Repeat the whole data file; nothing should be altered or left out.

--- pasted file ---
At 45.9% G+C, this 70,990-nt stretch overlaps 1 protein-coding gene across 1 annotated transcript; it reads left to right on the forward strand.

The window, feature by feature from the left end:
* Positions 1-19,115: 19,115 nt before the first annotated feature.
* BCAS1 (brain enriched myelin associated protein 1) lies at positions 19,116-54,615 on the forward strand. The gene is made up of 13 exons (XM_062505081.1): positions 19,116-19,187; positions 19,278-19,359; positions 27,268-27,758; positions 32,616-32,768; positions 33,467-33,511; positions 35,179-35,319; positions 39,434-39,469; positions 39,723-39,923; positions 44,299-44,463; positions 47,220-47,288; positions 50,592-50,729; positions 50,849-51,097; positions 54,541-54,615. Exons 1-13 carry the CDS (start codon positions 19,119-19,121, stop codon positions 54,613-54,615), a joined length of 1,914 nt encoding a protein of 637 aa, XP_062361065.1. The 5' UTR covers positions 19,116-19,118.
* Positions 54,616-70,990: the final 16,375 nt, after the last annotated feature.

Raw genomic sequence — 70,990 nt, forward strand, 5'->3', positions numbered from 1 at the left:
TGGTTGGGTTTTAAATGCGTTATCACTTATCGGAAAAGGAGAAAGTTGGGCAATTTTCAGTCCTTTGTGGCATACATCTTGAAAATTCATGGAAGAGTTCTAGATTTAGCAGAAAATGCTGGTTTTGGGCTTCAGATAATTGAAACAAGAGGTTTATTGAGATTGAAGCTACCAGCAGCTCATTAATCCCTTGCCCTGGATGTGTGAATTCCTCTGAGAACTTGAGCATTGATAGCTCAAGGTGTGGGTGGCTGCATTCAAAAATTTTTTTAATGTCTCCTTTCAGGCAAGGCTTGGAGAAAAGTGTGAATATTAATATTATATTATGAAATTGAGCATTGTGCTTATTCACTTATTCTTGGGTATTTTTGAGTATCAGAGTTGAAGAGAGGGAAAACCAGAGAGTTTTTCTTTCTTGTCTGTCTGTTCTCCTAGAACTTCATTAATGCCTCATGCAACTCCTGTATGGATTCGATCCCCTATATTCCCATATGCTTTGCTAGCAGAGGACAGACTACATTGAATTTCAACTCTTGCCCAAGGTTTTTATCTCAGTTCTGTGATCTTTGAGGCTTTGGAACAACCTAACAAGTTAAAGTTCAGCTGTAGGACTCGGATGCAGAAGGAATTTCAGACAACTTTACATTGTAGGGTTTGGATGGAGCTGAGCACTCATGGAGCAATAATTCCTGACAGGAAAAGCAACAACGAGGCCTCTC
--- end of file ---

At 45.9% G+C, this 70,990-nt stretch overlaps 1 protein-coding gene across 1 annotated transcript; it reads left to right on the forward strand.

The window, feature by feature from the left end:
* Positions 1-19,115: 19,115 nt before the first annotated feature.
* BCAS1 (brain enriched myelin associated protein 1) lies at positions 19,116-54,615 on the forward strand. The gene is made up of 13 exons (XM_062505081.1): positions 19,116-19,187; positions 19,278-19,359; positions 27,268-27,758; positions 32,616-32,768; positions 33,467-33,511; positions 35,179-35,319; positions 39,434-39,469; positions 39,723-39,923; positions 44,299-44,463; positions 47,220-47,288; positions 50,592-50,729; positions 50,849-51,097; positions 54,541-54,615. Exons 1-13 carry the CDS (start codon positions 19,119-19,121, stop codon positions 54,613-54,615), a joined length of 1,914 nt encoding a protein of 637 aa, XP_062361065.1. The 5' UTR covers positions 19,116-19,118.
* Positions 54,616-70,990: the final 16,375 nt, after the last annotated feature.

Raw genomic sequence — 70,990 nt, forward strand, 5'->3', positions numbered from 1 at the left:
TGGTTGGGTTTTAAATGCGTTATCACTTATCGGAAAAGGAGAAAGTTGGGCAATTTTCAGTCCTTTGTGGCATACATCTTGAAAATTCATGGAAGAGTTCTAGATTTAGCAGAAAATGCTGGTTTTGGGCTTCAGATAATTGAAACAAGAGGTTTATTGAGATTGAAGCTACCAGCAGCTCATTAATCCCTTGCCCTGGATGTGTGAATTCCTCTGAGAACTTGAGCATTGATAGCTCAAGGTGTGGGTGGCTGCATTCAAAAATTTTTTTAATGTCTCCTTTCAGGCAAGGCTTGGAGAAAAGTGTGAATATTAATATTATATTATGAAATTGAGCATTGTGCTTATTCACTTATTCTTGGGTATTTTTGAGTATCAGAGTTGAAGAGAGGGAAAACCAGAGAGTTTTTCTTTCTTGTCTGTCTGTTCTCCTAGAACTTCATTAATGCCTCATGCAACTCCTGTATGGATTCGATCCCCTATATTCCCATATGCTTTGCTAGCAGAGGACAGACTACATTGAATTTCAACTCTTGCCCAAGGTTTTTATCTCAGTTCTGTGATCTTTGAGGCTTTGGAACAACCTAACAAGTTAAAGTTCAGCTGTAGGACTCGGATGCAGAAGGAATTTCAGACAACTTTACATTGTAGGGTTTGGATGGAGCTGAGCACTCATGGAGCAATAATTCCTGACAGGAAAAGCAACAACGAGGCCTCTC